Recently, I had the privilege of presenting for several hours, through an interpreter, to high-ranking officials in the Chinese revenue service.
I am pleased to say that I had the benefit of a very skilled interpreter – Barbara Grieve, Chief Executive of AXCEN Australia China Business Development. I also had the benefit of very helpful tips from Lachlan Wolfers, a KPMG tax partner who is currently based in Hong Kong as leader of KPMG’s Centre of Excellence for Indirect Taxes.
Based on this helpful advice, some other research and this recent experience, I have set out below some ideas that I hope might help with presenting through an interpreter. If you would like to share your experience or comment on or add to these ideas, we would love to hear from you.
- Try to have a chat with your interpreter before the session. The quality of interpreter skills varies greatly. It will be helpful if you have an idea of how skilled and comfortable your interpreter is.
- Send your presentation to the interpreter in advance of the session and try to allow time to chat to the interpreter about any queries before the session starts.
- Look at your guests most of the time, not at the interpreter. Especially when answering questions.
- Allow approximately twice the usual time – for your presentation and for questions and answers.
- Try to give a complete phrase or communicate a single idea before pausing to allow the interpreter to speak. But, of course, only speak for 20-30 seconds before allowing the interpreter to speak.
- Check in with the interpreter from time to time, to see if you are going too fast or too slow – particularly if there is a break.
- If the audience or interpreter does not seem to understand what you have said, try rephrasing rather than repeating what you have said. Beware of the tendency to speak louder than you normally would.
- Through the interpreter, try to engage with anyone asking a question – ask questions to ensure that you understand their question, ask for their perspective or experience etc. Do not assume that polite smiling or nodding means the audience has understood you.
- Use body language when speaking to your audience – for example, holding up three fingers consecutively if there are three points to make.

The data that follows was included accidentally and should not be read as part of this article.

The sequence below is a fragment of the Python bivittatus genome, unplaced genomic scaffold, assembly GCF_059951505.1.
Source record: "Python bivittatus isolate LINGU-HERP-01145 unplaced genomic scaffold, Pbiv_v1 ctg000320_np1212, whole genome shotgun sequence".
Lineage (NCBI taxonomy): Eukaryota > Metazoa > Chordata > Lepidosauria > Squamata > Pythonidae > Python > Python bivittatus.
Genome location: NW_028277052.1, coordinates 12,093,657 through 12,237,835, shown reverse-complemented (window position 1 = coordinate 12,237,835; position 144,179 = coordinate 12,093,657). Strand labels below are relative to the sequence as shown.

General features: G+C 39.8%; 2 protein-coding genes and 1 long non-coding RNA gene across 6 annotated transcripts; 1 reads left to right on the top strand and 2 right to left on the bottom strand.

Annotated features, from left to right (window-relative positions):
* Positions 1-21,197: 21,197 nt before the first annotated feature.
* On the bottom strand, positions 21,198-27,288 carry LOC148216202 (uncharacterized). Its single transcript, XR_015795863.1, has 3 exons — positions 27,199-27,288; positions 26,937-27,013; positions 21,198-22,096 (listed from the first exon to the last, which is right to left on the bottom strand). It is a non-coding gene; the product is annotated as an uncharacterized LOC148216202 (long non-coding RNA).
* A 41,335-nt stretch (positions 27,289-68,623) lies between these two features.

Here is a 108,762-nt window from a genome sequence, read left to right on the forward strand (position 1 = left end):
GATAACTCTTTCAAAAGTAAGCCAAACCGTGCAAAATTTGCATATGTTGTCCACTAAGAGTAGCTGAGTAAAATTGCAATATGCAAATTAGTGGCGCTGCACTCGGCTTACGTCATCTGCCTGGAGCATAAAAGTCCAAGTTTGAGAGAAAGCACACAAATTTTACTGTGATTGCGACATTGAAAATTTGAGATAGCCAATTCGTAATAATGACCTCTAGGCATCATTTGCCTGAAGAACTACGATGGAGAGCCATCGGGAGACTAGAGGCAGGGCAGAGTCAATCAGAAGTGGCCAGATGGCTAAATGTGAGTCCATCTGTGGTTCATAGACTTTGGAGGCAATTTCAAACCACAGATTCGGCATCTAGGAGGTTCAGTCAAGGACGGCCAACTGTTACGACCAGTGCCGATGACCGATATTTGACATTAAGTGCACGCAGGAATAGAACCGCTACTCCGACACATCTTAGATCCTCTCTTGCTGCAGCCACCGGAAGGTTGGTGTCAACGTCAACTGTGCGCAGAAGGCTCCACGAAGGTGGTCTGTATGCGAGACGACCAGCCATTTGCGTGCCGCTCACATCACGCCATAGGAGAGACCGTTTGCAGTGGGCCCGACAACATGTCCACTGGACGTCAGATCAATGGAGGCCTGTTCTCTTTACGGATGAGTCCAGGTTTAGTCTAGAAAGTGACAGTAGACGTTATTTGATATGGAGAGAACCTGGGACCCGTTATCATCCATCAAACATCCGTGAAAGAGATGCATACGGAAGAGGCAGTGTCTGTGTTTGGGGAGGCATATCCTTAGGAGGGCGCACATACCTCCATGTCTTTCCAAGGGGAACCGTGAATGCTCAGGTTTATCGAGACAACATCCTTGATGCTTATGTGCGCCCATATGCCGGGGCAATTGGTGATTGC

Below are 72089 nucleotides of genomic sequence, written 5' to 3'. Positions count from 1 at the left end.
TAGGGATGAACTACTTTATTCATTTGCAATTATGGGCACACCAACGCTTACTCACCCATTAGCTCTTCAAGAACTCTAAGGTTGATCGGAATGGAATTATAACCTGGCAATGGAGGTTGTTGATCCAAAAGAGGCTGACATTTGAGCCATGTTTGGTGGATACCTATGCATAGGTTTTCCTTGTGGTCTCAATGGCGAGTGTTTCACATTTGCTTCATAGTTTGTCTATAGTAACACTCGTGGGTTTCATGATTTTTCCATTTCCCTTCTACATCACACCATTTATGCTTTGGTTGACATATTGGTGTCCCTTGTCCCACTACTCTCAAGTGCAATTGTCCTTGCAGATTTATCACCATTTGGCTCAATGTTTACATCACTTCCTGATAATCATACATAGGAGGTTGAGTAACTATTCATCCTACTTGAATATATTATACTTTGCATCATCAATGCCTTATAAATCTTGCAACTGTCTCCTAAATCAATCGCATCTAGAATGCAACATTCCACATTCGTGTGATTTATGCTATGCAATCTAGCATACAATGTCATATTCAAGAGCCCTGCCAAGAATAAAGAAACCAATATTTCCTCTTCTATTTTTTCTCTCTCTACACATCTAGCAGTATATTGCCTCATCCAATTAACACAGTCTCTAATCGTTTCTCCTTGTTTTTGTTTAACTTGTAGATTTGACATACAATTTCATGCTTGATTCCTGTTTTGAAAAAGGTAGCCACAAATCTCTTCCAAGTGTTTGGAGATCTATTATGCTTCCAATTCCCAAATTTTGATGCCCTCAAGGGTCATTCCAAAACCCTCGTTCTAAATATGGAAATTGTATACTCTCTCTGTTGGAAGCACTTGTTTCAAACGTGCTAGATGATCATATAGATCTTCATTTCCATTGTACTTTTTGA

- Be aware that some members of your audience may speak English and may even do some quiet translating for colleagues next to them.
- Avoid acronyms, technical jargon and idioms and the like.
- Avoid double negatives.
- Use simple language. But this does not mean simple concepts – your content should match the professional standing of the audience. You must not come across as superior or condescending.
- Take care with humour – it often will not translate well. Some people advise not to use humour at all. However, it is a good way to build rapport and some humour is universal. But never use sarcasm.
- Research or take advice on cultural sensitivities. But don’t be too hung up on this – you are expected to be your own nationality, not that of the audience.
- Using a few words of the language of the audience can be a nice touch – especially at the start – and if, as is likely, you are not expert in your pronunciation, it can be a source of light humour and bonding with the audience. They will appreciate your effort.
- Always be respectful, erring on the side of being more rather than less formal and respectful.
- Thank the audience for their patience.
- Thank the interpreter – it is a difficult and stressful task.
Good luck with your presentations! And remember, if you would like to share your experience or comment on or add to these ideas, we would love to hear from you.